Assyrians in Belgium

Assyrians in Belgium are Belgian citizens of Assyrian descent. They mainly live in Mechelen and Antwerp (cities in Flanders). Assyrians also live in Liège and Brussels. The majority of the Assyrian diaspora living in Belgium are of Turkish descent. They are from Bohtan (Beth-Qardu),[1] Tur-Abdin and Hakkâri.[2][3]


The first Assyrians came to Belgium around 1980; mostly from Tur Abdin in Turkey. They were political immigrants due to the Turkish-Kurdish conflicts in Southeast Turkey. They left their houses and moved to Europe for a brighter future.[3] The latest group of Assyrians immigrants come from Iraq and Syria. They began migrating after the first Gulf War. In the 1980s (as with other immigrants in Europe), nationalism started to develop among the Assyrians in Belgium. This was a huge step for oppressed Assyrians who had no hope or vision for the future. The Assyrian genocide played a major part to this negative mindset. The freedom that Assyrians received in the West triggered cultural, social, economic and linguistic projects.

Assyrians from Belgium demonstrated to raise awareness about the Assyrian genocide (just like other Assyrians).[2]

Current situation

Assyrians integrated into Belgian society while maintaining their cultural identity, supporting social events organized by Assyrian clubs. Assyrians in Belgium started projects to publish an Assyrian grammar book by Efrem Yildiz, organise trips with Association Assyro-Chaldeans Belgium, produce an Assyrian movie Akitu,[4] represent Assyrians in the Belgian government (such as Elisabeth Okmen), and founding the Assyrian Belgian Youth (AJB). Municipal councillors of Assyrian descent took office in Brussels, Etterbeek, Liège and Mechelen, including Ibrahim Erkan (Saint-Josse-ten-Noode, Christian Democrats), Sandrine Es (Etterbeek, Liberal Party) and Ibrahim Hanna (Etterbeek, Christian Democrats). New Flemish Alliance councilman Melikan Kucam is featured in Mechelen aan de Tigris (Mechelen on the Tigris), a book by Flemish author August Thiry about Assyrian refugees from Hassana in the southeastern Turkish district of Silopi.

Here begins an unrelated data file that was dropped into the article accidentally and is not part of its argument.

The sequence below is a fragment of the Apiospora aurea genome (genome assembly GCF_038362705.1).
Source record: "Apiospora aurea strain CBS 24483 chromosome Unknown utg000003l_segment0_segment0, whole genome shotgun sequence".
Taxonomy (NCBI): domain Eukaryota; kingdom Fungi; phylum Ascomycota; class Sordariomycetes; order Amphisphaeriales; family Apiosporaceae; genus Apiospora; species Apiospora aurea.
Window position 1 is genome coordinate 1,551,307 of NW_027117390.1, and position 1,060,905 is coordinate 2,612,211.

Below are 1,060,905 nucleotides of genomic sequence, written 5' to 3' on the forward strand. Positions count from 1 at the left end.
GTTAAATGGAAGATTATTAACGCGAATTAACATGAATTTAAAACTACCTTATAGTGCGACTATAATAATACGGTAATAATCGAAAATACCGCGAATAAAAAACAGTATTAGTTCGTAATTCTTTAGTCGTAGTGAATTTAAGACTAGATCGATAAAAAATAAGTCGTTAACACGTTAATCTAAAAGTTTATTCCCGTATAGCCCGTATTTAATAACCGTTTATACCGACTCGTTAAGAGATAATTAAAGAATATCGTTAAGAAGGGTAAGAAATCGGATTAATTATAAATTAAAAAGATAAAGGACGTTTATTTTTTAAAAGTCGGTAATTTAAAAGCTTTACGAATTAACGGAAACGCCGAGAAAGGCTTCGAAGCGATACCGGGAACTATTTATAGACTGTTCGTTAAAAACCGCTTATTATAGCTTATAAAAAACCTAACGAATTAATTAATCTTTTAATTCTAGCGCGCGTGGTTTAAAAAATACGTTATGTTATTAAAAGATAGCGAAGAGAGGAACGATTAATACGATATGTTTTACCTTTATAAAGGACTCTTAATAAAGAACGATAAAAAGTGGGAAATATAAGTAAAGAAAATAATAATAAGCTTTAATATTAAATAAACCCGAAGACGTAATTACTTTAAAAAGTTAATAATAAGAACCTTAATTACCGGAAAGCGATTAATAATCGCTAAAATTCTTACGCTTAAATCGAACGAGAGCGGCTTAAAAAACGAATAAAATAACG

Many Assyrians in Belgium belong to either the Chaldean Catholic Church or the Syriac Orthodox Church, with smaller numbers belonging to the Assyrian Church of the East.[5] The first Assyrians mainly worked in factories or opened restaurants, but today, most attend university and work in all economic sectors.[6]


  1. ^ Bohtan Neo-Aramaic
  2. ^ a b "Shlama Foundation". Shlama. Shlama.be.
  3. ^ a b Thiry, August (June 2007). Mechelen aan de Tigris [Mechelen on the Tigris] (in Dutch). Mechelen: EPO. ISBN 9789064452246.
  4. ^ Asmar, Riad. "Akitu the Movie". Akitu. Riad Asmar. Retrieved 23 September 2019.
  5. ^ Nas, Kristof (2018-06-21). "Chaldeans in Belgium". Chaldeans in Belgium. The people we know today as Assyrians are largely Chaldeans and Arameans / Syrian Orthodox. In Belgium there are hardly any Assyrians who belong to the Assyrian Church.
  6. ^ "Diaspora en Assyrische Renaissance". the ARO. ARO.

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